The series also works to redefine the erotic. As blanked-out figures magically flatten and morph into a single two-dimensional being, signs of intercourse and movement disappear. In contrast to the white-out bodies, which often appear to be pasted onto the photographs, the space of the pornography sets do indeed become the “obscene” photographic content, inviting the eye to penetrate their depths. The pornographic subject becomes the interior itself: the cheesy bedding, the slightly parted curtain, a glistening clock radio, a stained rug.

The images, if slightly dehumanized by their alterations, maintain their intense sexual charge; the off-kilter frame suggests movement within the room, an amateur pornographer’s fast and anxious shots. Shadows billow from the white shapes, hinting at the breath, dimension and passions of the human form.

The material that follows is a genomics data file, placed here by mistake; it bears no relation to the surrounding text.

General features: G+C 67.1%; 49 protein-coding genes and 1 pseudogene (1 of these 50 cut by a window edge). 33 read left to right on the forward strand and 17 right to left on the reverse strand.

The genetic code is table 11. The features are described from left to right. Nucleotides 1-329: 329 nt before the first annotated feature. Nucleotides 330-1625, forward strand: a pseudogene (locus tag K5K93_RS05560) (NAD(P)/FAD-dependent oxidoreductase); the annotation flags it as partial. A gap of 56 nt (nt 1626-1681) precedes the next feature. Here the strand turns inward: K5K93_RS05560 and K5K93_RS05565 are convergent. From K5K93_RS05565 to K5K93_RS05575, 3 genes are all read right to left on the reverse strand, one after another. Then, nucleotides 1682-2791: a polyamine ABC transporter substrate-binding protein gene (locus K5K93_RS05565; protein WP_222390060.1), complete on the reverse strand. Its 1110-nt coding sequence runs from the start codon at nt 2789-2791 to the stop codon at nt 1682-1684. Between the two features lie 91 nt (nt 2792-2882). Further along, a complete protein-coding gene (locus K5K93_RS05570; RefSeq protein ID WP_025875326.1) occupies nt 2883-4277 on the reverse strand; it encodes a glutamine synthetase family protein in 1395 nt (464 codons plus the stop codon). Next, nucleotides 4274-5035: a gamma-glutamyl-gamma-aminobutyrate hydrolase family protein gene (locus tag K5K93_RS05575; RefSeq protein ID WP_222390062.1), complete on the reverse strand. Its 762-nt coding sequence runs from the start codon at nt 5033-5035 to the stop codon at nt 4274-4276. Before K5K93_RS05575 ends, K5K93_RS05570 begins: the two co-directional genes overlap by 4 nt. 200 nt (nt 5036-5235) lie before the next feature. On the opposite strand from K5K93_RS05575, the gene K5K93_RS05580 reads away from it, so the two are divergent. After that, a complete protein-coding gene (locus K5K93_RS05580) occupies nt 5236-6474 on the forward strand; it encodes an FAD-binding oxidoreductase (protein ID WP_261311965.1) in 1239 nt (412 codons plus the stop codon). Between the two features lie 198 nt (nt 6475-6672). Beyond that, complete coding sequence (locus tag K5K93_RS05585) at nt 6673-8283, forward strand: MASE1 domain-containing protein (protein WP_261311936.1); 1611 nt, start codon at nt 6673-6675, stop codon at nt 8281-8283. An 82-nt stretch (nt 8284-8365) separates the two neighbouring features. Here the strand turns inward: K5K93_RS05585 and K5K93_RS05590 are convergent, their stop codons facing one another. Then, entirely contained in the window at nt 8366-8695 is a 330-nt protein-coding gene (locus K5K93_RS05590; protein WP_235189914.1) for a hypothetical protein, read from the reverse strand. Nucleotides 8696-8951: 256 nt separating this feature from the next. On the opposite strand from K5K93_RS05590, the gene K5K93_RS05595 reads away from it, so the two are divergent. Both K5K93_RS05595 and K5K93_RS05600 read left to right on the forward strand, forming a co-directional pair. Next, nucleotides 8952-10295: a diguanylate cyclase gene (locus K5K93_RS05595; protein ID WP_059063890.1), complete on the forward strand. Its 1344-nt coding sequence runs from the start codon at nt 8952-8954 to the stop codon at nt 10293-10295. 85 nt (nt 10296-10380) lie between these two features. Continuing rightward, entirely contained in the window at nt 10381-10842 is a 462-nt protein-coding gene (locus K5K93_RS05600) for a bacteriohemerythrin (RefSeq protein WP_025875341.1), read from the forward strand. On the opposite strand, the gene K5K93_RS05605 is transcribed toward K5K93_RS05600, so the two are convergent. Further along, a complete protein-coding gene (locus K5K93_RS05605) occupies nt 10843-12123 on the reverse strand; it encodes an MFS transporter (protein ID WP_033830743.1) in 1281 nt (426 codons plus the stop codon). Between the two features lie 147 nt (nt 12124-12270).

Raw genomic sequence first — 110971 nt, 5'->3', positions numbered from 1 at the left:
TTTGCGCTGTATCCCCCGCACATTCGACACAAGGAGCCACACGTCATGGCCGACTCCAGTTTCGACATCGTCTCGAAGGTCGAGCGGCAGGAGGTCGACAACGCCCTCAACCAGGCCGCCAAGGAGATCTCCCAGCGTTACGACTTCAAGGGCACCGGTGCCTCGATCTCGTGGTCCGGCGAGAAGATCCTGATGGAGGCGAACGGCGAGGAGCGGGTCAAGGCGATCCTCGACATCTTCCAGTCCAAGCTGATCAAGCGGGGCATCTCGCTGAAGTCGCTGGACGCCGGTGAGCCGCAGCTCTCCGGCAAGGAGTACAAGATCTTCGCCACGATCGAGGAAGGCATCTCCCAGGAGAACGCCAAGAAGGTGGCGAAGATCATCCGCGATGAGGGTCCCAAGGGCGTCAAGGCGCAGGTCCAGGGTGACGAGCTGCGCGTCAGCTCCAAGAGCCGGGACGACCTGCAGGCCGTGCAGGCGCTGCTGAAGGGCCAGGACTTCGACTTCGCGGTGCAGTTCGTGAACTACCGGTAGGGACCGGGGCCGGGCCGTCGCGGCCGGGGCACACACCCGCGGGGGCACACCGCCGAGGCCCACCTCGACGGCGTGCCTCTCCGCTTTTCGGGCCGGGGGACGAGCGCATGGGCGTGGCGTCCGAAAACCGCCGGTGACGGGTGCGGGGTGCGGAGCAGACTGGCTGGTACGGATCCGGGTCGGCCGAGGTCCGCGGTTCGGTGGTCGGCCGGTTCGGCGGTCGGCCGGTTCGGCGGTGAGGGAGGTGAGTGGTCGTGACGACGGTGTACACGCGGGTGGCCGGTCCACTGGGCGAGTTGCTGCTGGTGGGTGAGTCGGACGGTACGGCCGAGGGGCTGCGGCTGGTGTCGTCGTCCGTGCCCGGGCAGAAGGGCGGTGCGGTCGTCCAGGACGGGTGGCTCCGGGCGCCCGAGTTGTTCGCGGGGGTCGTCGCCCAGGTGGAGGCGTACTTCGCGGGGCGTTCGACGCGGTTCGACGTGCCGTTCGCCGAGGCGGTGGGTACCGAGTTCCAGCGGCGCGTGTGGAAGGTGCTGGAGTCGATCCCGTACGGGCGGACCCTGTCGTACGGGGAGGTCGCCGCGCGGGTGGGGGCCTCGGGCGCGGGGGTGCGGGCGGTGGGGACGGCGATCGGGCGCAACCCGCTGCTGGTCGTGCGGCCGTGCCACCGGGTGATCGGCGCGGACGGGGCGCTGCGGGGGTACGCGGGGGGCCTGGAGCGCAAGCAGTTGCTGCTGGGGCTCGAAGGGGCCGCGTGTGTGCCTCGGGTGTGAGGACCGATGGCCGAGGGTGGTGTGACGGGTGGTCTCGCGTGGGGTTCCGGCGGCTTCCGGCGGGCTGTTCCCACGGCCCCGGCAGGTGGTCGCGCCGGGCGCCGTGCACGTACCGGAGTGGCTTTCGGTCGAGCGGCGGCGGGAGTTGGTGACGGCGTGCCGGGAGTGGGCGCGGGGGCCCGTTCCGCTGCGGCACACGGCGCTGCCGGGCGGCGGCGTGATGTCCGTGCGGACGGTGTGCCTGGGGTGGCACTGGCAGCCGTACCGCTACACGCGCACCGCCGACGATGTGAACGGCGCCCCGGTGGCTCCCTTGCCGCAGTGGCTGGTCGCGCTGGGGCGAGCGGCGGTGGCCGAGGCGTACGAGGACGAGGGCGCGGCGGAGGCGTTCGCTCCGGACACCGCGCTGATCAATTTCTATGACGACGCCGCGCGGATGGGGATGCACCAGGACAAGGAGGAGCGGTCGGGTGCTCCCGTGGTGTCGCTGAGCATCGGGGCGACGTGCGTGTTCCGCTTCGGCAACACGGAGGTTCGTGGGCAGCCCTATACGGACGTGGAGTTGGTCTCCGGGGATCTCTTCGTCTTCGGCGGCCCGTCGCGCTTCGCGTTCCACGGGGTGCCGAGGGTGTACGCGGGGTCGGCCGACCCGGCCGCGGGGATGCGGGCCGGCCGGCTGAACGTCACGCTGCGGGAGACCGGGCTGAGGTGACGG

The series, with its censorship, paradoxically becomes more suggestive and uncomfortable. Forced to consider the erotic impulse and visual fetishization, the viewer cannot help but feel awkward about our engagement with the porn. In this way, this powerful piece touches on contemporary debates about the medium: is porn a healthy, natural human activity, or is it objectifying and morally ambiguous? What do you think? (via Lost at E Minor)

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Ambitious Two Year Street Art Project Tackles Suburbia

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Ian Strange: SUBURBAN from Ian Strange [KID ZOOM] on Vimeo.